I reviewed and thoughtfully considered the data, clinical information, and analysis provided by CDER, and I agree with the Center that there is adequate and reasonable, well-supported, and science-based evidence that Plan B One-Step is safe and effective and should be approved for nonprescription use for all females of child-bearing potential.

However, this morning I received a memorandum from the Secretary of Health and Human Services invoking her authority under the Federal Food, Drug, and Cosmetic Act to execute its provisions and stating that she does not agree with the Agency’s decision to allow the marketing of Plan B One-Step nonprescription for all females of child-bearing potential. Because of her disagreement with FDA’s determination, the Secretary has directed me to issue a complete response letter, which means that the supplement for nonprescription use in females under the age of 17 is not approved. Following Secretary Sebelius’s direction, FDA sent the complete response letter to Teva today. Plan B One-Step will remain on the market and will remain available for all ages, but a prescription will continue to be required for females under the age of 17.
Attached Files
File Type: pdf Sebelius_PlanB_Letter_120711.pdf (64.6 KB, 131 views)
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Last edited by Pharma Newshound : 8th December 2011 at 07:23 AM.
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  #2  
Old 14th December 2011, 11:11 AM
Pharma Newshound Pharma Newshound is offline
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Default Free the FDA!

Source: NY Times OpEd

THE unilateral decision last week by Kathleen Sebelius, the secretary of health and human services, to block the Plan B One-Step contraceptive pill from being sold to adolescents without a prescription is shocking in more ways than one.

Not only was it unexpected, but for the first time in American history, a cabinet secretary — and by extension, a president — has overruled a drug-approval decision by the Food and Drug Administration.

The precedent risks placing the real power for drug approval not just with a cabinet secretary, but with the White House itself. The only solution, then, is to make the F.D.A. truly independent. Americans have already done this, through the Federal Reserve, to protect our money supply from political meddling; it’s time to do it for drugs.

True, Ms. Sebelius’s decision was entirely legal: the federal Food, Drug and Cosmetic Act of 1938 gives authority to “the secretary” in the department in which the F.D.A. resides. And F.D.A. rulemaking — the creation of new regulations that govern not a specific case but a range of activities, like rules for testing or the way drug companies synthesize their compounds — has long been overseen by high officials, not least by the president’s Office of Management and Budget and, before that, by the secretary of health and human services and her predecessors in previous departments with different names.

But the decision nevertheless sets a radical precedent. The key part of the Food, Drug and Cosmetic Act holds that no drug can be sold in interstate commerce without prior approval by the F.D.A. And until last Wednesday, the decision of the F.D.A. commissioner was final. That power still rests with the federal government, but as a result of last Wednesday’s decision, it now arguably rests in the White House.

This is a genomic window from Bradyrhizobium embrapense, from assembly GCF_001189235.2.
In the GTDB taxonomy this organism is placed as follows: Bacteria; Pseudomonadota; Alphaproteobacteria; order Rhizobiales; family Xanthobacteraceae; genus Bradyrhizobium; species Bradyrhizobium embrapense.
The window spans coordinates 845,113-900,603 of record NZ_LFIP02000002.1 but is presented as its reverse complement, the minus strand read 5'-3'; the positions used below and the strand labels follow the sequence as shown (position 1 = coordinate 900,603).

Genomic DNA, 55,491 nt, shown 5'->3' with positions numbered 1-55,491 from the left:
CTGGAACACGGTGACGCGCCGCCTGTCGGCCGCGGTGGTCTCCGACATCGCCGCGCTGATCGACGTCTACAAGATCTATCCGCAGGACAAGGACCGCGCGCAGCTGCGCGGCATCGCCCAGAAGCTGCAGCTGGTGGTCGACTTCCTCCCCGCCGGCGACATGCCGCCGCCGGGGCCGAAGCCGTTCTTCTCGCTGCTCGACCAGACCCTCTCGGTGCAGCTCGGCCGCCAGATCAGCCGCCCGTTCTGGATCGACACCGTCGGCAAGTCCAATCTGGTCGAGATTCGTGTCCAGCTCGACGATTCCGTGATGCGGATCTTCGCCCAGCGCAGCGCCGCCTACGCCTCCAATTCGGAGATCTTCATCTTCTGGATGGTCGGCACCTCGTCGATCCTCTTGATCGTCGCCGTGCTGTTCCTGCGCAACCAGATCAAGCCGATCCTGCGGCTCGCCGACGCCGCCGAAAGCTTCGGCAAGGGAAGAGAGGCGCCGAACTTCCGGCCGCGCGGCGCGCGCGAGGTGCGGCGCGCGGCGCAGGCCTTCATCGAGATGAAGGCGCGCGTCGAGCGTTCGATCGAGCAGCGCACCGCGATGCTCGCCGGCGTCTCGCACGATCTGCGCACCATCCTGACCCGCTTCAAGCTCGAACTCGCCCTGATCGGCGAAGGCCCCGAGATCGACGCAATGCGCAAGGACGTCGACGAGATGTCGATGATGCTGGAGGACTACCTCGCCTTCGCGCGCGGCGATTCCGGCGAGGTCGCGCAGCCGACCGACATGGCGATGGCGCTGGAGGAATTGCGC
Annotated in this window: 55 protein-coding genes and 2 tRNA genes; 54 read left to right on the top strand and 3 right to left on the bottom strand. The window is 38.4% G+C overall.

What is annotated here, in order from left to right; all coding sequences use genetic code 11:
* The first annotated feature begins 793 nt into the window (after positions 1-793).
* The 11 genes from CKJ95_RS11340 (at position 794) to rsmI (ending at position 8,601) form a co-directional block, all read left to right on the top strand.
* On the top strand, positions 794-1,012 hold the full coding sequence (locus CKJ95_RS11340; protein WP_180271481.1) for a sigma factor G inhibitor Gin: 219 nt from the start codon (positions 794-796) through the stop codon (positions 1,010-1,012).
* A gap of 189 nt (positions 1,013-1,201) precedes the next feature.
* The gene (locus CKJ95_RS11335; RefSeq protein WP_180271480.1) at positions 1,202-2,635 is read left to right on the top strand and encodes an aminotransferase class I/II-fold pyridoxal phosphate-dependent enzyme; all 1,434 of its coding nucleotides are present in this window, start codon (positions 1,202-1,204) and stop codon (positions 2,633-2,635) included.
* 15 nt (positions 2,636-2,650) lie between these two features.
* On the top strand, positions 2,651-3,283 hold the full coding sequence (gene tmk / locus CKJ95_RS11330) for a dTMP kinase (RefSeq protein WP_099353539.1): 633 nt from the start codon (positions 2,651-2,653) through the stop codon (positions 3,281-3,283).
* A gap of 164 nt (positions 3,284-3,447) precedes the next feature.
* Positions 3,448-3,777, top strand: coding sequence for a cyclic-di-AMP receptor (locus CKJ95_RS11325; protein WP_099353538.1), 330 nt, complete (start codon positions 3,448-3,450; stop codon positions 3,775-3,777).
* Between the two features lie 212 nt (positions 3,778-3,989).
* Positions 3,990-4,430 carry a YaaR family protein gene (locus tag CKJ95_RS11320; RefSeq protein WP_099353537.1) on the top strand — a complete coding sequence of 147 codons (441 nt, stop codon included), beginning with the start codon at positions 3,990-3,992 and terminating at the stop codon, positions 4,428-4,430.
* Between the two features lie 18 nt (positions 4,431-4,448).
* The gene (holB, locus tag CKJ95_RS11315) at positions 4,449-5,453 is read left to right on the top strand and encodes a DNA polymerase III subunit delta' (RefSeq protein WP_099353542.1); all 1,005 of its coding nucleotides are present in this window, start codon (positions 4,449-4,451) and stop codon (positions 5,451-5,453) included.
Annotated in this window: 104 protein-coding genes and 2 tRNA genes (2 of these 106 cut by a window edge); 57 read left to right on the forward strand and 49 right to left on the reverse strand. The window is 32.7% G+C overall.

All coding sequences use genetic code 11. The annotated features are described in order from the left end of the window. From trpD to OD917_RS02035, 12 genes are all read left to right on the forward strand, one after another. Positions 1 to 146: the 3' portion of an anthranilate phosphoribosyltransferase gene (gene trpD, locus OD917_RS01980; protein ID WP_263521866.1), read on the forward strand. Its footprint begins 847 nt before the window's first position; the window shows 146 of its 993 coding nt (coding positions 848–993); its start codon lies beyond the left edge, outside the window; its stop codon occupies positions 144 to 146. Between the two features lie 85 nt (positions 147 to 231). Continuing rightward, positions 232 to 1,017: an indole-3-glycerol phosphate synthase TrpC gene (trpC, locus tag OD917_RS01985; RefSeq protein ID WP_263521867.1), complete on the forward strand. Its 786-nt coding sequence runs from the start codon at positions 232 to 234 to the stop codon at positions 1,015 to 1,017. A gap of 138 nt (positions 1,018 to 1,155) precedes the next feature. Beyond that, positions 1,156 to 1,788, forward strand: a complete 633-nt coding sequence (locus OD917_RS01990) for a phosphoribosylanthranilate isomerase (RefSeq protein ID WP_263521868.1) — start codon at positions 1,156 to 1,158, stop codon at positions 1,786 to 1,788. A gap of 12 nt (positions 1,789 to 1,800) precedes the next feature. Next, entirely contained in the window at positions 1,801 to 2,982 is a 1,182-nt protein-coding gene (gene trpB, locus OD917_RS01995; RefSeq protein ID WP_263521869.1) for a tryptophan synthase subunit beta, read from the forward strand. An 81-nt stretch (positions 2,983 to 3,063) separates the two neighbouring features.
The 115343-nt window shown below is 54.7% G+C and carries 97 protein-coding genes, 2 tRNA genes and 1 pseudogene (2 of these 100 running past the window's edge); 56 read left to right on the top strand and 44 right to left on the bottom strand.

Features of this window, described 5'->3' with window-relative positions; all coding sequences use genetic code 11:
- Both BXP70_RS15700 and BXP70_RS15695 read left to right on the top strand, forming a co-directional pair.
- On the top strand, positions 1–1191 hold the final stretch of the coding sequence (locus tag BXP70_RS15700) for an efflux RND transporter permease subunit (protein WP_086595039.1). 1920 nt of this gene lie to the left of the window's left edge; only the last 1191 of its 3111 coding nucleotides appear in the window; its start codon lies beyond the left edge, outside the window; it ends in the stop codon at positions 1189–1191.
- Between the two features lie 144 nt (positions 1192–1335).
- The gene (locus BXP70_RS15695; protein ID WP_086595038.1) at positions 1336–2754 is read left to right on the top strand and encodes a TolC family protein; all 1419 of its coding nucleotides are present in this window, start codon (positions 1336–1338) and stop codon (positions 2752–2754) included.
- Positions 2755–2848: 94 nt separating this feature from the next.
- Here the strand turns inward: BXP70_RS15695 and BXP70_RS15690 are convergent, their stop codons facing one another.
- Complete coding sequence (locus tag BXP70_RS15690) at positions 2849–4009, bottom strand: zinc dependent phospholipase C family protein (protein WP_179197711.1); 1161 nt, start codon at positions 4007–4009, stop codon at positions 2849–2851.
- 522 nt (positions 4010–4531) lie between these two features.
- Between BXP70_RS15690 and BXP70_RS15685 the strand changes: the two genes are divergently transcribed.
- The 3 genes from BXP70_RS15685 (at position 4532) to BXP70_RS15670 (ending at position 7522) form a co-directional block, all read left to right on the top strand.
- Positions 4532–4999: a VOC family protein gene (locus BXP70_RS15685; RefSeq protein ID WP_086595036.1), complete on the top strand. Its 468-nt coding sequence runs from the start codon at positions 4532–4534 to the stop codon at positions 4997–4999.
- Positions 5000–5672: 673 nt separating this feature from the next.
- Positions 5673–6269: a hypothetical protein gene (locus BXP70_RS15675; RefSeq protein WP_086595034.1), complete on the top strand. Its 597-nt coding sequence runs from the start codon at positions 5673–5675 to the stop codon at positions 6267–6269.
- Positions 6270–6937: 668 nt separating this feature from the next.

That’s not just a symbolic change; it could have drastic effects on regulatory policy. The F.D.A. entrusts drug-review decisions to its scientists. In its first few decades, the F.D.A. collaborated with scientific societies to develop technical standards for evaluating drugs, standards that have now been emulated worldwide.

After the thalidomide tragedy of the early 1960s, in which a newly hired medical officer refused to approve the drug in spite of tremendous pressure (it was instead distributed through a clinical testing program), the F.D.A. and the Department of Health and Human Services began to codify these “subdelegation” patterns — that is, giving final say to the F.D.A. — into federal regulation. Federal courts have uniformly upheld these arrangements: they have the sanction of law as well as of scientific practice.

The possibilities opened by this decision are frightening. A radical pro-business secretary could now, in principle, bypass the clinical trial system and the F.D.A. approval process and decide to approve a drug. A different secretary, one distrustful of the pharmaceutical industry, could stop a drug despite strong scientific support behind it.

As a result, other countries might easily decide that American drug approval no longer carries scientific weight, hurting our companies’ exports and the international fight against infectious diseases.

The solution is to do something that many F.D.A. watchers have been proposing for at least a decade: Take the F.D.A. out of the Department of Health and Human Services and make it an independent agency, like the Fed.

Such an arrangement would give the commissioner a fixed term of six years, dischargeable only for cause. In the same way the president can’t overrule Fed decisions on interest rates, there would be no president or cabinet to overrule the F.D.A.’s decision to approve or deny a drug. (Of course, the Administrative Procedure Act would still apply, and these decisions would still be reviewable on procedural grounds, as they are now, in court.)

To be sure, an extreme micromanaging president might, in theory, be able to request the resignation of his F.D.A. commissioner to apply political pressure. But with an independent agency he would not be able to hide behind his cabinet secretaries, as President Obama did.

Critics of this idea will point out that the F.D.A. is equipped to review drugs from a health and safety point of view, not from a moral one. This is a reasonable point. But it doesn’t follow that the secretary or president should have a blanket veto over its decisions. Congress could easily establish a law providing for separate bioethical review.